In Alibaba’s World, author Porter Erisman, one of Alibaba’s first Western employees and its head of international marketing from 2000 to 2008, shows how Jack Ma, a Chinese schoolteacher who twice failed his college entrance exams, rose from obscurity to found Alibaba and lead it from struggling startup to the world’s most dominant ecommerce player. And he analyzes Alibaba’s role as a harbinger of the new global business landscape – with its focus on the East rather than the West, emerging markets over developed ones, and the nimble entrepreneur over the industry titan. As we face this near future, the story of Alibaba – and its inevitable descendants – is both essential and instructive.

Initial thoughts:

Just like when I purchased The Automatic Customer during the Audible BOGO sale, this was the only other book in the list that caught my eye. I was largely ignorant to what Alibaba was exactly, but I knew its founder Jack Ma was one of the wealthiest men on the planet and had a reputation for being a business Titan.

I figured this would be a great opportunity to educate myself on one of the most influential companies in history. I figured I would learn a lot just like when I read Age of Amazon, the story of Jeff Bezos and his company.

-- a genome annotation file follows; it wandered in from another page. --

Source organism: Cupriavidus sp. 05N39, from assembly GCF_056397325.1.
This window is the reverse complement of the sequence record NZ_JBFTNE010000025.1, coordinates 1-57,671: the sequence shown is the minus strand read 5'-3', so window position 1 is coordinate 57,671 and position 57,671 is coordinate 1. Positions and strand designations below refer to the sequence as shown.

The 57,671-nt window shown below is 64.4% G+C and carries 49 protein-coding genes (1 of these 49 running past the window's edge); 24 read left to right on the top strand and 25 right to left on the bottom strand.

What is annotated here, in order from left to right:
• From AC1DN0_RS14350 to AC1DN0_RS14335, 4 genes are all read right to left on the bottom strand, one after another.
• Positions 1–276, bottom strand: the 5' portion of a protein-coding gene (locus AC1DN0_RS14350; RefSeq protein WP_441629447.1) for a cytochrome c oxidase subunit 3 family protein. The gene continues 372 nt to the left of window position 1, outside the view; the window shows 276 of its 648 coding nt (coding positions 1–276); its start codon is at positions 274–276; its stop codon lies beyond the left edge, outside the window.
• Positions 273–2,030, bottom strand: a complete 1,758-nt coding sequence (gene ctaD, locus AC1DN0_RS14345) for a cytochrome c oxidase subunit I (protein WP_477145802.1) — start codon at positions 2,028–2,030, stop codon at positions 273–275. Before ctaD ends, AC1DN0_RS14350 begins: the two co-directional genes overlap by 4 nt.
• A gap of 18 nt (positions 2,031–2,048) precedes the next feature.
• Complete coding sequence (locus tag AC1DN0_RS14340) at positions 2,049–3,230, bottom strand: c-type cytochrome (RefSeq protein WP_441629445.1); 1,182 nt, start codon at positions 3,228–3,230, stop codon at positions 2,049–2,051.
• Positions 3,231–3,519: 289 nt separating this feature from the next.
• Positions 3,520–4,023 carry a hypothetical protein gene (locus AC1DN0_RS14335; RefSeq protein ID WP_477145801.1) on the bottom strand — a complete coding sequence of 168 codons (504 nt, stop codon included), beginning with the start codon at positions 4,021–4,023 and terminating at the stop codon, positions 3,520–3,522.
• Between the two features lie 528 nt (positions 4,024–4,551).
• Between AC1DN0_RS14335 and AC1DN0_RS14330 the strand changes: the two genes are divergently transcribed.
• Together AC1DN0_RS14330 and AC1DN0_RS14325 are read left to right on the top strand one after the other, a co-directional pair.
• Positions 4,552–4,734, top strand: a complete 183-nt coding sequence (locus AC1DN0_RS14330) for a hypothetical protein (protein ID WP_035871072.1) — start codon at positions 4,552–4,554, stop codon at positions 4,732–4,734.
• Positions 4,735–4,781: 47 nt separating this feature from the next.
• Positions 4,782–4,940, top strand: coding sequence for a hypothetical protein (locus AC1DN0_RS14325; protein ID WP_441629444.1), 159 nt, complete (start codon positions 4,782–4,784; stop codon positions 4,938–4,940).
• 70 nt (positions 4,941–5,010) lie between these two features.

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Book notes: The Purpose Driven Life by Rick Warren


The Purpose Driven Life by Rick Warren

Synopsis: Translated into over 50 languages, The Purpose Driven Life is far more than just a book; it is a guide to a spiritual journey that has transformed millions of lives. Once you take this journey, you’ll never be the same again.

On your journey you’ll find the answers to 3 of life’s most important questions: The Question of Existence: Why am I alive? The Question of Significance: Does my life matter? The Question of Purpose: What on earth am I here for?

Initial thoughts:

Pastor Rick is actually my pastor! I go to Saddleback Irvine South, which is one of his church’s several campuses in Southern California (though there are some outside the country).